vendredi 12 décembre 2014

13 janvier 2015: Itelmen Resistance and Religiosity in the Flux of Russian and Soviet History, by David Koester

David Koester (University of Alaska Fairbanks, Visiting Senior Researcher at GSRL, UMR 8582 CNRS/EPHE)

Indigenous Itelmen people of Kamchatka Peninsula in the Russian Far East first encountered Russian Orthodoxy around 1705.  Very early on they recognized the close relationship between the Church and the power dynamics of the colonizers who had arrived in their homeland. 
As they began to accept Christianity in their lives and ritual routines, Itelmen ideas about the origins of the world, ethical relations and the afterlife variously submerged and reemerged in ethnographic accounts of Itelmen life and worldview.  This presentation describes an attempt to use Russian historical sources and Itelmen oral narratives to reconstruct Itelmen perspectives on religion and on Russian Orthodoxy in particular.  The introduction of the ideas of 'religion' and  'god' is discussed both from a comparative perspective on mission encounters and in terms of specific historical consequences such as the Kutkh rebellion of 1848 (Kutkh = 'raven god').  Itelmen religiosity in the Soviet period and immediate aftermath is presented on the basis of conversations with elders.  The presentation is based on research done in collaboration with Itelmen scholars Viktoria Petrasheva and Tatiana Degai.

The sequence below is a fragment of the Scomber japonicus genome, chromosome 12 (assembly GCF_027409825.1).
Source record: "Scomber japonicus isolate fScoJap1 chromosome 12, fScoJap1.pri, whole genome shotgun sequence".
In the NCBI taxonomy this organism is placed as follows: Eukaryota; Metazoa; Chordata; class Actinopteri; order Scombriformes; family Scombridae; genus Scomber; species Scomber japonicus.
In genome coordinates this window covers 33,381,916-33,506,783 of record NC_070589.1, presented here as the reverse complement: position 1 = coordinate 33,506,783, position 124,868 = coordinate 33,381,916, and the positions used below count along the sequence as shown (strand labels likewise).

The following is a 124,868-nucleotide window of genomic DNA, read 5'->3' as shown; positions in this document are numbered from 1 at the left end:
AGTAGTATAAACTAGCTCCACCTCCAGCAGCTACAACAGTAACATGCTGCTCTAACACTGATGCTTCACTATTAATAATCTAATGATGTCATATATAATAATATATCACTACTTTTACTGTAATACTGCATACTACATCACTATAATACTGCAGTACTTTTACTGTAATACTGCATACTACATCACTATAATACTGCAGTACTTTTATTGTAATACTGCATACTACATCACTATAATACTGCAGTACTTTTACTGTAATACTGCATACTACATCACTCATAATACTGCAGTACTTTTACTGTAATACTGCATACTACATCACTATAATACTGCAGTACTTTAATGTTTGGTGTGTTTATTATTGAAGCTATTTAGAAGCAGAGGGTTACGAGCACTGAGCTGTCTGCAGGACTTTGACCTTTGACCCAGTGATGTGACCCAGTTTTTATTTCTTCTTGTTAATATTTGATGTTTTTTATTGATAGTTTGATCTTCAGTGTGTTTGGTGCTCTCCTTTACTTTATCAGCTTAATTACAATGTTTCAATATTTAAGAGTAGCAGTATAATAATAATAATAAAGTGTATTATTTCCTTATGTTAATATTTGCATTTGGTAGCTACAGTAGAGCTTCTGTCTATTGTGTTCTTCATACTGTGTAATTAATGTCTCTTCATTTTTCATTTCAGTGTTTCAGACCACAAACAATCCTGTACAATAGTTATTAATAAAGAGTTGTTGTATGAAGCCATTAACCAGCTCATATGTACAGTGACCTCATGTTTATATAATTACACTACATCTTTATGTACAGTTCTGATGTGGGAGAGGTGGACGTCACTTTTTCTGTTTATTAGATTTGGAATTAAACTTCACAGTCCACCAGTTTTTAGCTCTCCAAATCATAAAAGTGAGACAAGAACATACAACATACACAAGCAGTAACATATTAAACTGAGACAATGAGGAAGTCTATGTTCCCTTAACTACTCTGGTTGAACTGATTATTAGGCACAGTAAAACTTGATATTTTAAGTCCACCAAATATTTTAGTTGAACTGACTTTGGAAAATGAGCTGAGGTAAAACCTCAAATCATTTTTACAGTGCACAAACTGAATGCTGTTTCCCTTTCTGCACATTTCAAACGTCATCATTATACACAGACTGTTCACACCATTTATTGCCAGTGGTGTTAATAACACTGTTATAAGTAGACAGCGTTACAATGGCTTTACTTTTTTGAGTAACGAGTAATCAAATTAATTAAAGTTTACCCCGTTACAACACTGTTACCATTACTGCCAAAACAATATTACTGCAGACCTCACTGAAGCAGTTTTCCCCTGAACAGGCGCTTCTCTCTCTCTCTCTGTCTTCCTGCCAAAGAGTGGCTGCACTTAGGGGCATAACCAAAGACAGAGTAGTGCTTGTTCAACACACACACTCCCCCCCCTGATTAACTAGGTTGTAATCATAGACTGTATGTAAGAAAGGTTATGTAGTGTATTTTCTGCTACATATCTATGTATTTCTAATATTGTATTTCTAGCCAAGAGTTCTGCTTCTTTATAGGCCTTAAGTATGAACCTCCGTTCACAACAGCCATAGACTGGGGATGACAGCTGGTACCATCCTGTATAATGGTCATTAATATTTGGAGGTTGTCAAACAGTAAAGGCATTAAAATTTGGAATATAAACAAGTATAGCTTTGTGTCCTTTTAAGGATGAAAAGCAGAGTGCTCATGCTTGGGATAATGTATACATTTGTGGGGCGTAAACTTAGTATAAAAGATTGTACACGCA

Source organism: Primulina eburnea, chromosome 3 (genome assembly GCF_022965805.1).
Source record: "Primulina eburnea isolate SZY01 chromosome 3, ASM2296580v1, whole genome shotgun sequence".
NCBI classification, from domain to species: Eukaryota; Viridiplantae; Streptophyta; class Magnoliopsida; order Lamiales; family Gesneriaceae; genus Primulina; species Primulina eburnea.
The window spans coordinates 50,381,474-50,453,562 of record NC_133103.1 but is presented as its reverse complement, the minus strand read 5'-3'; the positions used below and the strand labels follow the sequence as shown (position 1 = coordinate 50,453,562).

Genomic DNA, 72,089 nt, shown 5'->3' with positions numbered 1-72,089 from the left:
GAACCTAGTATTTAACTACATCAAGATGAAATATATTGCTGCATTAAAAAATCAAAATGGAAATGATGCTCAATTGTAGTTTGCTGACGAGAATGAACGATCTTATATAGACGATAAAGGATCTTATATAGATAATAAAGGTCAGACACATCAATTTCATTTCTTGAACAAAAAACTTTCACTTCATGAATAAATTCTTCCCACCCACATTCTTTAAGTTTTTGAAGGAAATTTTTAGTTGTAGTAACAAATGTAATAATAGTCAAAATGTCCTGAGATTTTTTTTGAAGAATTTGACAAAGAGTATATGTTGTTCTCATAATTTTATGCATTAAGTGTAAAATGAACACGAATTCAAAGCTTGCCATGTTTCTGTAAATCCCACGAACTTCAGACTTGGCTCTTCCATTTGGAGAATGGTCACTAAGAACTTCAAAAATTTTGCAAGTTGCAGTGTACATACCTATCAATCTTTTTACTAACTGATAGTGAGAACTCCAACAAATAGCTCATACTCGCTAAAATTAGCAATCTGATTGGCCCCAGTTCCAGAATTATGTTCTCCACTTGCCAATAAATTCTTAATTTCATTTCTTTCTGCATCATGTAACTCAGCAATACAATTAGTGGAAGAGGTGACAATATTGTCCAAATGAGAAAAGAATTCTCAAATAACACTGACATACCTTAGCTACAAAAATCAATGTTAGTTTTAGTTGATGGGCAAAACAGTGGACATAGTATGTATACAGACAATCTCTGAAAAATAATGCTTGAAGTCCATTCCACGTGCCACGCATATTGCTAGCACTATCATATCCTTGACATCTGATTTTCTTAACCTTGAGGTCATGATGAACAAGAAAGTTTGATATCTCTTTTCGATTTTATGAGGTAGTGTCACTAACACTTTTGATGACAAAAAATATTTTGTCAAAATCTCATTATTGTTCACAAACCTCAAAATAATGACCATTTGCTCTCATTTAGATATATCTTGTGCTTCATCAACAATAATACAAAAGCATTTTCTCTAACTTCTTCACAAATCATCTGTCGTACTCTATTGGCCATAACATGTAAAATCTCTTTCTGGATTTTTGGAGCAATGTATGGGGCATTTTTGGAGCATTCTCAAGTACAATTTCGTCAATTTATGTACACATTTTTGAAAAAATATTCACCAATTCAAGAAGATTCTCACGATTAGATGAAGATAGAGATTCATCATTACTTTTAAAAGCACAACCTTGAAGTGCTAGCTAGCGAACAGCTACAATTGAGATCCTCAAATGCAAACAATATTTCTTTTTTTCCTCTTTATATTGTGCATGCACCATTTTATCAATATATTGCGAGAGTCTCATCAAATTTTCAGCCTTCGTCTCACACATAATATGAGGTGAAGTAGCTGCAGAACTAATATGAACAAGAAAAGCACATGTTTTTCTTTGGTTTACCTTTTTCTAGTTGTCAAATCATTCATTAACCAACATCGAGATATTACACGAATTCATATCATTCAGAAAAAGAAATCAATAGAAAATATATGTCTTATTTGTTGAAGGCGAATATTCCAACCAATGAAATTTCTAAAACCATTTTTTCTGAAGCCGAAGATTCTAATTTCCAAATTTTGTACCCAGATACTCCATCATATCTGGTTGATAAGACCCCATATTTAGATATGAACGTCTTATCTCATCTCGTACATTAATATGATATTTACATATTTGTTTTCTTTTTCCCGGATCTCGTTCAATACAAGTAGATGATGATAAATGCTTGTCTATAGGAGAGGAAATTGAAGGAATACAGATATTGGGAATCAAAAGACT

Séminaire Religions de l'Asie septentrionale et de l'Arctique, EPHE
Les mardis de 11h à 13h.
Bâtiment Le France, salle 124, 190 avenue de France Paris 13e.

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